Forging the way for new C-5 end fittings

  • Published
  • By Jenny Gordon
  • Robins Public Affairs
A new aluminum alloy and forging are being used for bulkhead end fittings on C-5 aircraft during programmed depot maintenance at the Warner Robins Air Logistics Complex.

Not only have critical cracking issues on the end fittings been solved, but the new process saves time, money, man hours, and reduces wear and tear on tools.

The new process came about through the collaborative efforts of the Air Force Research Laboratory, C-5 System Program Office, 402nd Commodities Maintenance Group, 559th Aircraft Maintenance Squadron maintainers, Lockheed Martin and Alcoa Aluminum.

End fittings are large pieces of metal material that attach to the side and bottom frames of a C-5 floor structure. They're basically what hold together the lower and upper structures of the aircraft. The available material used in the past to make end fittings made the parts subject to cracking caused by stress corrosion.

Because of the random nature of stress corrosion cracking, it was not economical to acquire and stock forgings for the original parts, so end fittings were manufactured by machinists in the 402nd CMXG using plate stock.

It took nearly 80 hours of machine time for each end fitting. The stresses imparted to the fittings by the machining process also added to a reduction in service life.

Researchers at the AFRL - as part of the Durable C-5 Structural Improvements Program - used a more stress corrosion-resistant aluminum alloy, with the same strength as its predecessor but with better fatigue characteristics, to design two new forgings that could be used to manufacture more than 90 various fittings.

With the new forgings and aluminum material, the machine process is now cut in half, taking about 32 hours of machine time.

Several steps in the manufacturing process have also been cut, including a process known as heat treat and shot peen, resulting in time savings for work performed. And, less time spent inside machines means less wear and tear on expensive tools.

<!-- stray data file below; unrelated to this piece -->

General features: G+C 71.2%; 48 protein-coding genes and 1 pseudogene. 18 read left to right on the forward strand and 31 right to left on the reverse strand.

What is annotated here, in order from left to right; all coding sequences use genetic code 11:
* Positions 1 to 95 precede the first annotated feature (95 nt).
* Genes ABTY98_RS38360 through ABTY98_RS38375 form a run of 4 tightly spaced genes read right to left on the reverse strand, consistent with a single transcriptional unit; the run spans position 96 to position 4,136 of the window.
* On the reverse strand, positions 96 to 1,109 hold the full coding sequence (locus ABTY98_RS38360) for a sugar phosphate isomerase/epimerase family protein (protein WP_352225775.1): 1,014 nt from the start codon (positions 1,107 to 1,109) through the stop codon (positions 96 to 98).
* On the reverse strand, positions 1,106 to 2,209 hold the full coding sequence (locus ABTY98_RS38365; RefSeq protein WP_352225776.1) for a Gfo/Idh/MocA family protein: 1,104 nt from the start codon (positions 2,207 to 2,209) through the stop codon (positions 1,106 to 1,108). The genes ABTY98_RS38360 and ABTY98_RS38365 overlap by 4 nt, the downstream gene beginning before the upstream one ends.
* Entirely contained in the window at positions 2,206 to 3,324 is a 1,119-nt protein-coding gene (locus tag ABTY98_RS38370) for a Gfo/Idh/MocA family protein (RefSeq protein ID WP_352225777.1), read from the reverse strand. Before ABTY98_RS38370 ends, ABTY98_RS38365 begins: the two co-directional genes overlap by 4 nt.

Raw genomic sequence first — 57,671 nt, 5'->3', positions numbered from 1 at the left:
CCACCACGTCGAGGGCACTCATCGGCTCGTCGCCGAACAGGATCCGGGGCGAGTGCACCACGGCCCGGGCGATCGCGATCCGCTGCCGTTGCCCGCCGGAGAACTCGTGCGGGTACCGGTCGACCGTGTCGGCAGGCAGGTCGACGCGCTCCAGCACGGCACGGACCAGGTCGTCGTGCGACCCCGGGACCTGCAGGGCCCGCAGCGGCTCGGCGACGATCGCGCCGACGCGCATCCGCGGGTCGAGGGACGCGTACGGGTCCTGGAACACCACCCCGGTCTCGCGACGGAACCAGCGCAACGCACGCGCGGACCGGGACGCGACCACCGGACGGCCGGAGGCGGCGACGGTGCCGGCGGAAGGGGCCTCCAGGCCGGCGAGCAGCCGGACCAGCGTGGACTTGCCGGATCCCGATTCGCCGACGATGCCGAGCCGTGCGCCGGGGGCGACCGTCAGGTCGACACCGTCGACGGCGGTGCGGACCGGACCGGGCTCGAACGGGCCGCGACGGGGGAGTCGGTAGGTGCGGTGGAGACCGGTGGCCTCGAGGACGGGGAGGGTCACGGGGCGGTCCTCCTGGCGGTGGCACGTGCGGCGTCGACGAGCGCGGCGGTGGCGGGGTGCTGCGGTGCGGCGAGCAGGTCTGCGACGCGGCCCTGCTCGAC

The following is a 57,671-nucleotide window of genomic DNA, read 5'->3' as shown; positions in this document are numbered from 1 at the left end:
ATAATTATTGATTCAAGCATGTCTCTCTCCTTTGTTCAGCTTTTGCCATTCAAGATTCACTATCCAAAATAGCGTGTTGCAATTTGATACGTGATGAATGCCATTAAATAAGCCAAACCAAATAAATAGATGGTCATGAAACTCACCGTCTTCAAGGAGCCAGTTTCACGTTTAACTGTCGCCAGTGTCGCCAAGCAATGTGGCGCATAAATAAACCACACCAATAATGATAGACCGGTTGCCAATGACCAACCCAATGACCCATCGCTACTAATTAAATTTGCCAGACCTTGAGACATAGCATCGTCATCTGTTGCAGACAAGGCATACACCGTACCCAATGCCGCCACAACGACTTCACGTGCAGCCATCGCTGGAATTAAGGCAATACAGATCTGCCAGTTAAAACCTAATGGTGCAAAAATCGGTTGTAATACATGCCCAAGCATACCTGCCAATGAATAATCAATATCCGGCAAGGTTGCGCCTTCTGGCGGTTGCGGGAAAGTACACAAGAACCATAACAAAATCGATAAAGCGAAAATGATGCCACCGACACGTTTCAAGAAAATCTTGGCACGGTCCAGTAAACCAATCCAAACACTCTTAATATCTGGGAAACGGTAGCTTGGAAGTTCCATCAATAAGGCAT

"The old material had a lot of stress in it when we received it," said Kyle Keene, 573rd Commodities Maintenance Squadron numerical control programmer. "We would have to machine it very carefully. Now, we stand a greater chance of not killing a part due to human error because there is less touch time."

The result is a higher quality product and a better process all the way down to the shop floor. Cost of machining the part from the new forging was cut in half, from $6,000 to $3,000.

There are 96 end fittings on a C-5. Included in that number are main frame end fittings, as well as intermediate ones which are located between each main fitting.

Work has been done more frequently at Robins on the older C-5A models, produced in the 1960s, sometimes repairing from four to six fittings on a single aircraft.

To date, one of the new end fittings was installed on a C-5C, a version of the C-5 that doesn't contain a troop compartment and hauls a larger payload.

A total of 12 were changed last fall on the C-5C, which at one time also happened to carry a boost launcher for the space shuttle, according to Wilbur Mathews, 559th AMXS work lead.

"The A and C models have been repaired for many years," he said. "Instead of just repairing end fittings on those, now we are completely changing them."